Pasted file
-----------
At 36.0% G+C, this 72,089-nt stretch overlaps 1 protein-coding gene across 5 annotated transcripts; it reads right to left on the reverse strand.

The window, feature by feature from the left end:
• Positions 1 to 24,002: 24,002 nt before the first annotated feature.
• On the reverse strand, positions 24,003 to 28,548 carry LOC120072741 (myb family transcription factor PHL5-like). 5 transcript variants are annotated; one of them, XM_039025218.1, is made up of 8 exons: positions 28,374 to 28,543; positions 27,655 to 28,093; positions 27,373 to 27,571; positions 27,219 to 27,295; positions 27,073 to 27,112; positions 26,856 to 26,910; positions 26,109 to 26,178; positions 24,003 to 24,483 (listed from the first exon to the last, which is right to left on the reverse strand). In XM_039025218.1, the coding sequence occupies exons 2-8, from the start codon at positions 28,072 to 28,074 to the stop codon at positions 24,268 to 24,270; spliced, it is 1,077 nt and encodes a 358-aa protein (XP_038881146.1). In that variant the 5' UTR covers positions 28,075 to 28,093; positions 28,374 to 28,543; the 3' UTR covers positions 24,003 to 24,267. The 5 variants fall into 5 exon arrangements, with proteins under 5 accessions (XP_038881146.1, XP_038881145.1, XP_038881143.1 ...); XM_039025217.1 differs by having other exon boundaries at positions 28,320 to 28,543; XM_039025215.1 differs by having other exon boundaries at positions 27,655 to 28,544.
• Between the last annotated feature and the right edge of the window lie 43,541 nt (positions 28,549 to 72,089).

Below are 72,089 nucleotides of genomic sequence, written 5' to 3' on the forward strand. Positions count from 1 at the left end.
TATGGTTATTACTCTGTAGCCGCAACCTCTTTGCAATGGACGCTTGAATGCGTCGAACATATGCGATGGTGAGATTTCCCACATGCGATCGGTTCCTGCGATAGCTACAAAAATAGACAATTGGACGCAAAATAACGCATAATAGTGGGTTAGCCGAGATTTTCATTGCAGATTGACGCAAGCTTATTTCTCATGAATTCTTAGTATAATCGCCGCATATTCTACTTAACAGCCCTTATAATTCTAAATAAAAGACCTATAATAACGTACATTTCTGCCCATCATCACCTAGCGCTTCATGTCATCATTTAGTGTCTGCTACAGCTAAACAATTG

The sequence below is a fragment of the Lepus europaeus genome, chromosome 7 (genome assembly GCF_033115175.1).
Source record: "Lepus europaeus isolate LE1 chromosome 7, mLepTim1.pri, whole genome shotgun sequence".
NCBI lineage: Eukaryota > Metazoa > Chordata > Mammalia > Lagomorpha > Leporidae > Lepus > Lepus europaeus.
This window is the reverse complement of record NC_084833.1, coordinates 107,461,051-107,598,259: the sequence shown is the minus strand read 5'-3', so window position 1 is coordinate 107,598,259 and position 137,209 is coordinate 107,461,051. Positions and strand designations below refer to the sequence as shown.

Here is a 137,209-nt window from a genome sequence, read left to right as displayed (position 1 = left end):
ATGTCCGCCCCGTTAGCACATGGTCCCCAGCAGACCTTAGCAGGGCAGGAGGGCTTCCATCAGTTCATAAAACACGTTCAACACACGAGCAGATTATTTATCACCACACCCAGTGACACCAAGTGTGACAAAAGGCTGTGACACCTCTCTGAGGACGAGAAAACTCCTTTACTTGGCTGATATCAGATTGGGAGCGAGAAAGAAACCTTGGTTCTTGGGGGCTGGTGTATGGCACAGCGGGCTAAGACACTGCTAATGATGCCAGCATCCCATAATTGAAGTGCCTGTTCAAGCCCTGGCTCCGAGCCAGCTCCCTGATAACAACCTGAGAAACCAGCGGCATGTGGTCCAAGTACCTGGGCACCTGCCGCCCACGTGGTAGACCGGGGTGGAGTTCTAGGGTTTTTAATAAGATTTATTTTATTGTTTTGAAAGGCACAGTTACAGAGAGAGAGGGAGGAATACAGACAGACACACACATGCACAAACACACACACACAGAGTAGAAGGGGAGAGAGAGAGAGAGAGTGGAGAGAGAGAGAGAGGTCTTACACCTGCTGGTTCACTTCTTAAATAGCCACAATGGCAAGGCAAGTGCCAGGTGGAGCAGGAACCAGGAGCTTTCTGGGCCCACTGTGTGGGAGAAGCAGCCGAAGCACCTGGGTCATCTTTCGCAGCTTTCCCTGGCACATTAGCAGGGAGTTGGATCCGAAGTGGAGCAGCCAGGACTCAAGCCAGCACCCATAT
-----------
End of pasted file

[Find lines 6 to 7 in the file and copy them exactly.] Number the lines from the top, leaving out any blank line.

Below are 72,089 nucleotides of genomic sequence, written 5' to 3' on the forward strand. Positions count from 1 at the left end.
TATGGTTATTACTCTGTAGCCGCAACCTCTTTGCAATGGACGCTTGAATGCGTCGAACATATGCGATGGTGAGATTTCCCACATGCGATCGGTTCCTGCGATAGCTACAAAAATAGACAATTGGACGCAAAATAACGCATAATAGTGGGTTAGCCGAGATTTTCATTGCAGATTGACGCAAGCTTATTTCTCATGAATTCTTAGTATAATCGCCGCATATTCTACTTAACAGCCCTTATAATTCTAAATAAAAGACCTATAATAACGTACATTTCTGCCCATCATCACCTAGCGCTTCATGTCATCATTTAGTGTCTGCTACAGCTAAACAATTG